Robert Bly’s book, alone of the group under review, possesses the type of unity I have spoken of, a consistency of style and outlook that has a direct relation to the quality of its contents. By the very act of discarding juvenilia and half-successes, he has helped to define the kind of poem on which he wishes to concentrate. In style he has developed a compact and lucid free verse that is reminiscent but not imitative of the early Williams. Philosophically, he is a phenomenologist. The epigraph to his book is from Jacob Boehme: “We are all asleep in the outward man.” Meaning is to be discovered through the senses; we must “open the doors of perception.” His trust, therefore, in the image as sole repository of the poem’s meaning is almost absolute: he is not interested, it appears, in the intellect and its workings, human psychology, or the social life as subjects for poetry, since to bring them in would force him to use concepts.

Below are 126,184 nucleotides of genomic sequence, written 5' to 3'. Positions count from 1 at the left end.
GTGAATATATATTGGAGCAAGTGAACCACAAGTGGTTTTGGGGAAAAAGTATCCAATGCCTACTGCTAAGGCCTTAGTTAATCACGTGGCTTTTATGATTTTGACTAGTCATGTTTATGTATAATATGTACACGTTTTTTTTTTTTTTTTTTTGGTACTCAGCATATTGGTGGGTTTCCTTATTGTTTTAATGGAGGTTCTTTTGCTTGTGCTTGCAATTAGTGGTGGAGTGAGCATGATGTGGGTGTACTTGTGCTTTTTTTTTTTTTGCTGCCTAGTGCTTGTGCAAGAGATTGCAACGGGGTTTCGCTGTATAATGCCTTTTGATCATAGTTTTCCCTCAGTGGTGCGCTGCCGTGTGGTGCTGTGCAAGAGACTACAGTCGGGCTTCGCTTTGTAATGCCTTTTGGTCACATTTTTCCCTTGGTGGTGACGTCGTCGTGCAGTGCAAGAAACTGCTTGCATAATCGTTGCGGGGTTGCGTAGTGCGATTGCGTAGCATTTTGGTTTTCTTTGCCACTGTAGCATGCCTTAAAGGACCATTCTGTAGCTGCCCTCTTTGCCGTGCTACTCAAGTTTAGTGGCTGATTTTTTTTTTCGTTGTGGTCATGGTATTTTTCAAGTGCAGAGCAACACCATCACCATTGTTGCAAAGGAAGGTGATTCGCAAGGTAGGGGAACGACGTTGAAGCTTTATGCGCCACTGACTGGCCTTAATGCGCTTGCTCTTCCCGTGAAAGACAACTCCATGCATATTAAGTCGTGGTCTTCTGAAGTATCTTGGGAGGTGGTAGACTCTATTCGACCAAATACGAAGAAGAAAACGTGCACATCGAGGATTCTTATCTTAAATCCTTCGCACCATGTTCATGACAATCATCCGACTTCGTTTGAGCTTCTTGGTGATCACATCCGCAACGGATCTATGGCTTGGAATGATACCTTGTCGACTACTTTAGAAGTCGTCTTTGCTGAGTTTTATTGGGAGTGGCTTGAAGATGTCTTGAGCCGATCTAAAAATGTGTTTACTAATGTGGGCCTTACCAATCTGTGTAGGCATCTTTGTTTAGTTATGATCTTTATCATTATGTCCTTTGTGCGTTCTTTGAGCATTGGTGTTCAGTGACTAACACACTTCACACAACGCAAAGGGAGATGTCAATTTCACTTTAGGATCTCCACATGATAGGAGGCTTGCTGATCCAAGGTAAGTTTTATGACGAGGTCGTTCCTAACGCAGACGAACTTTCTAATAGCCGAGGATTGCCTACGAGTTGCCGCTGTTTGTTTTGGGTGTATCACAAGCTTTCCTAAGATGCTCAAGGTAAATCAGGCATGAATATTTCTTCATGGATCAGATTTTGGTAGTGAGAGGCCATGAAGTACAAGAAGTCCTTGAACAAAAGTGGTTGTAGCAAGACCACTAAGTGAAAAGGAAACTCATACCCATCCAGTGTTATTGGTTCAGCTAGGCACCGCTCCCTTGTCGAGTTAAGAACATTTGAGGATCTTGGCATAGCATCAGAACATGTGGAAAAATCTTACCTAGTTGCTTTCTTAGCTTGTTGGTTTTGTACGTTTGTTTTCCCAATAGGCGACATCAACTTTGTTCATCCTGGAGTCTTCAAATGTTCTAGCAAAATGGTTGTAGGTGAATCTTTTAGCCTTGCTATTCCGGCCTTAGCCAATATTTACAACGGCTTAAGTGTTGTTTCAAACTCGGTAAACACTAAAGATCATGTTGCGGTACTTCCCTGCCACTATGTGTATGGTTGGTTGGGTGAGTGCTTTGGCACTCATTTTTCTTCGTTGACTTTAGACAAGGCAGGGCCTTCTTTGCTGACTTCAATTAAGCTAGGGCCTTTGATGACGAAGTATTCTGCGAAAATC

But, ironically enough, habit itself is a realization of the meaningless.

Such a program is far from original, but it is unusual to find a poet carrying it out with consistency and talent—really, in fact, writing as though he believes it. A small amount of thought does enter the poem even with Bly, however. For there is the problem of structure: since the poem is traditionally organized in either narrative, discursive, or dramatic terms, what is available to the writer who believes that the presentation of things is sufficient meaning in itself? How does he avoid the haphazard structure of the catalogue?

First we should admit that mere presentation does give some meaning, if only in our recognition of something well-described. However, such meaning is minimal. “A Late Spring Day in My Life” runs:

A silence hovers over the earth:

The grass lifts lightly in the heat

Like the ancient wing of a bird.